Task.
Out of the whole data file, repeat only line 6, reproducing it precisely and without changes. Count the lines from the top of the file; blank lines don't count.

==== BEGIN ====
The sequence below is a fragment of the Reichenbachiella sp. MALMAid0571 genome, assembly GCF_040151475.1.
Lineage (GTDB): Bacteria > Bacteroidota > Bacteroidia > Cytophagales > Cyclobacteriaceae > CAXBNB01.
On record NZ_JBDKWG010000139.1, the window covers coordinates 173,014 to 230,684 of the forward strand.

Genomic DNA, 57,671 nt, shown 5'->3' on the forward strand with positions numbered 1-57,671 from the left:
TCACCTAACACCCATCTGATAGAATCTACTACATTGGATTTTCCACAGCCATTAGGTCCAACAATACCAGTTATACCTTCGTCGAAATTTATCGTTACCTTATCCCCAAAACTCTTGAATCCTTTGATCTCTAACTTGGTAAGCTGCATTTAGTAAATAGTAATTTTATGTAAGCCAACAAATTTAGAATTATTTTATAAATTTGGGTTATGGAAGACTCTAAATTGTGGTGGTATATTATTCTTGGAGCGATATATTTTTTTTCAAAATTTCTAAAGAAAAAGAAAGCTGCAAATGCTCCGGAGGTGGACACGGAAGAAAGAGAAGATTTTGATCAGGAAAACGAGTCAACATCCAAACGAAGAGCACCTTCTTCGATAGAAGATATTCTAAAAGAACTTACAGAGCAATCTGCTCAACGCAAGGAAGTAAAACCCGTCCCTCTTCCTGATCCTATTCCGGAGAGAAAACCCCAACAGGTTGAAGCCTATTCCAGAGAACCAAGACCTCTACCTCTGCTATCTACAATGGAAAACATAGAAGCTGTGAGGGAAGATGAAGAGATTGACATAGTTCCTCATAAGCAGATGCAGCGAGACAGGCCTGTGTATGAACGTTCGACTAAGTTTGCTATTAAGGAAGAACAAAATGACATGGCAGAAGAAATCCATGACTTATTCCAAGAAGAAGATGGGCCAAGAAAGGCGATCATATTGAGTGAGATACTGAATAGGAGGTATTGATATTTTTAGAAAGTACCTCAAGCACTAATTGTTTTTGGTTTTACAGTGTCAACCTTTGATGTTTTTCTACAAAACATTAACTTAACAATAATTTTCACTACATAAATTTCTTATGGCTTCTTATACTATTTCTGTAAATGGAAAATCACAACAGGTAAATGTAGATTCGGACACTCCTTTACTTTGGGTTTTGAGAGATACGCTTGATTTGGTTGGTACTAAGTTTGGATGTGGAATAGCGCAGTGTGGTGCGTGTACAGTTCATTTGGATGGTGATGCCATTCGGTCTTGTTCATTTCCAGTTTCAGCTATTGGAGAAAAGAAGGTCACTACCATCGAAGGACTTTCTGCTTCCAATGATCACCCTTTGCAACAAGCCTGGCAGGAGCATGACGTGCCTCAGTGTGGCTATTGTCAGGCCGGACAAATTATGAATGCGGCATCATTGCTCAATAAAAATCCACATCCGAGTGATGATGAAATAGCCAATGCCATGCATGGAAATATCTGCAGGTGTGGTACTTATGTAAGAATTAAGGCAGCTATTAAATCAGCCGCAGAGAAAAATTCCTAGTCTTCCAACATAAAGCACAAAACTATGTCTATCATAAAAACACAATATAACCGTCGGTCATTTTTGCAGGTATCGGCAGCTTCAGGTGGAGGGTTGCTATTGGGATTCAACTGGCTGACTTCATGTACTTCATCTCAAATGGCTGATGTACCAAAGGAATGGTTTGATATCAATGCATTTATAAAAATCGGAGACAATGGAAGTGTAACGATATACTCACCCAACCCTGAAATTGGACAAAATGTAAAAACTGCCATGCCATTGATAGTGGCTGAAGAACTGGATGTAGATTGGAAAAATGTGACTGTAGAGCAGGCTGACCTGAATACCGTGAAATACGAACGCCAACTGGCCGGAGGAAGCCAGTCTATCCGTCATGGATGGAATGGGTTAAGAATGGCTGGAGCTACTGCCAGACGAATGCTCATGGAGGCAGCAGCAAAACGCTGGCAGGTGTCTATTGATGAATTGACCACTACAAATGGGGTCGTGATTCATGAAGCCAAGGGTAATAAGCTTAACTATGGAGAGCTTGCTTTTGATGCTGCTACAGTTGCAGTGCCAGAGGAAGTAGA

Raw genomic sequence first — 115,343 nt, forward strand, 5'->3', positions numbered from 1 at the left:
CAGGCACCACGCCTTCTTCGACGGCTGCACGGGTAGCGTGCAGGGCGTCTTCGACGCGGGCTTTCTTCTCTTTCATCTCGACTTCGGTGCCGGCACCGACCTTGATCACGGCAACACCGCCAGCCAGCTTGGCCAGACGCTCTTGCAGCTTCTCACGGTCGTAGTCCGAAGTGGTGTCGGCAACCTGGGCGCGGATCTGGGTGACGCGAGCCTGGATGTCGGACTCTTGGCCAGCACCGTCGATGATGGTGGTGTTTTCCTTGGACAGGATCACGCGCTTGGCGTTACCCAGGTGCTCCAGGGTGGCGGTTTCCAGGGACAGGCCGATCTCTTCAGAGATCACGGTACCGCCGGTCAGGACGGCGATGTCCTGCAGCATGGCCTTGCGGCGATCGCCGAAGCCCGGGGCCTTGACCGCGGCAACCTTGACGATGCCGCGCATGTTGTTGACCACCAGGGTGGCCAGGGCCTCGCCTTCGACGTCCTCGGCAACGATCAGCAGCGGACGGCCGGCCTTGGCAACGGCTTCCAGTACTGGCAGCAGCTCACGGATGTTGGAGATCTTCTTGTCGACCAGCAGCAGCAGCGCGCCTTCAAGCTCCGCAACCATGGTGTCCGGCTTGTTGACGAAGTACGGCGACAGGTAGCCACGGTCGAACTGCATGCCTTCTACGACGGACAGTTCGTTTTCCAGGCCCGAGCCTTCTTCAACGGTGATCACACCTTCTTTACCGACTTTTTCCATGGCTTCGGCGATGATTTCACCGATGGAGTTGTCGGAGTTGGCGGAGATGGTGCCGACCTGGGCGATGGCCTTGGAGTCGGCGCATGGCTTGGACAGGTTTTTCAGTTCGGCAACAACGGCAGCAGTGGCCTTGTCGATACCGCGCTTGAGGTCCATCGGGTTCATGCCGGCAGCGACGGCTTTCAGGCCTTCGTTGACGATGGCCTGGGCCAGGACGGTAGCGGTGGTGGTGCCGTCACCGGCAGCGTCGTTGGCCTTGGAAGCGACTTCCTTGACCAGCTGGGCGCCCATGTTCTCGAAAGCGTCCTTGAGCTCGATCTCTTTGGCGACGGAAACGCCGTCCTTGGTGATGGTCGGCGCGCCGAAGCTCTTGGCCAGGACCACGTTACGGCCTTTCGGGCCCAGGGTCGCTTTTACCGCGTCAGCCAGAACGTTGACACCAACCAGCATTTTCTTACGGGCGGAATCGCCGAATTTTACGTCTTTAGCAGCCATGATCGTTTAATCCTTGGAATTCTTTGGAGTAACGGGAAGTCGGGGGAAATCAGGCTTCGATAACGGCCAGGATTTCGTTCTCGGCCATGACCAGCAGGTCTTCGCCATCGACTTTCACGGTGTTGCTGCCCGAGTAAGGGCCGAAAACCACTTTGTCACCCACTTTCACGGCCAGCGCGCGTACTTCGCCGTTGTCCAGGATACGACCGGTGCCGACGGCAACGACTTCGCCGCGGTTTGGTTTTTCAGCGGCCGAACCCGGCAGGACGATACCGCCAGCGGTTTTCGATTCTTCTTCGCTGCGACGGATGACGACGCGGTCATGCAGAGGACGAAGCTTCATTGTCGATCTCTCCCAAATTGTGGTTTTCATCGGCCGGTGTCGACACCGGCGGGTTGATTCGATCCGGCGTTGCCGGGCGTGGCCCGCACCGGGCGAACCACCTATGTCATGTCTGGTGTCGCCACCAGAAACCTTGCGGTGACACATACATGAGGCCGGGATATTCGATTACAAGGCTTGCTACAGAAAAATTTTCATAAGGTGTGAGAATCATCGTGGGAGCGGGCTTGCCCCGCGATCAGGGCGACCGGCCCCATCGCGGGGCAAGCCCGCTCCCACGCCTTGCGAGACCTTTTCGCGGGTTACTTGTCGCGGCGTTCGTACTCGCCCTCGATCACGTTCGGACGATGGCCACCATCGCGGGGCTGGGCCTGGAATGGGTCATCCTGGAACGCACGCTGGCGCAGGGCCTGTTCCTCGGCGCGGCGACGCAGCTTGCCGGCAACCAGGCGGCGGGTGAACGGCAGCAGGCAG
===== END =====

Raw genomic sequence first — 115,343 nt, forward strand, 5'->3', positions numbered from 1 at the left: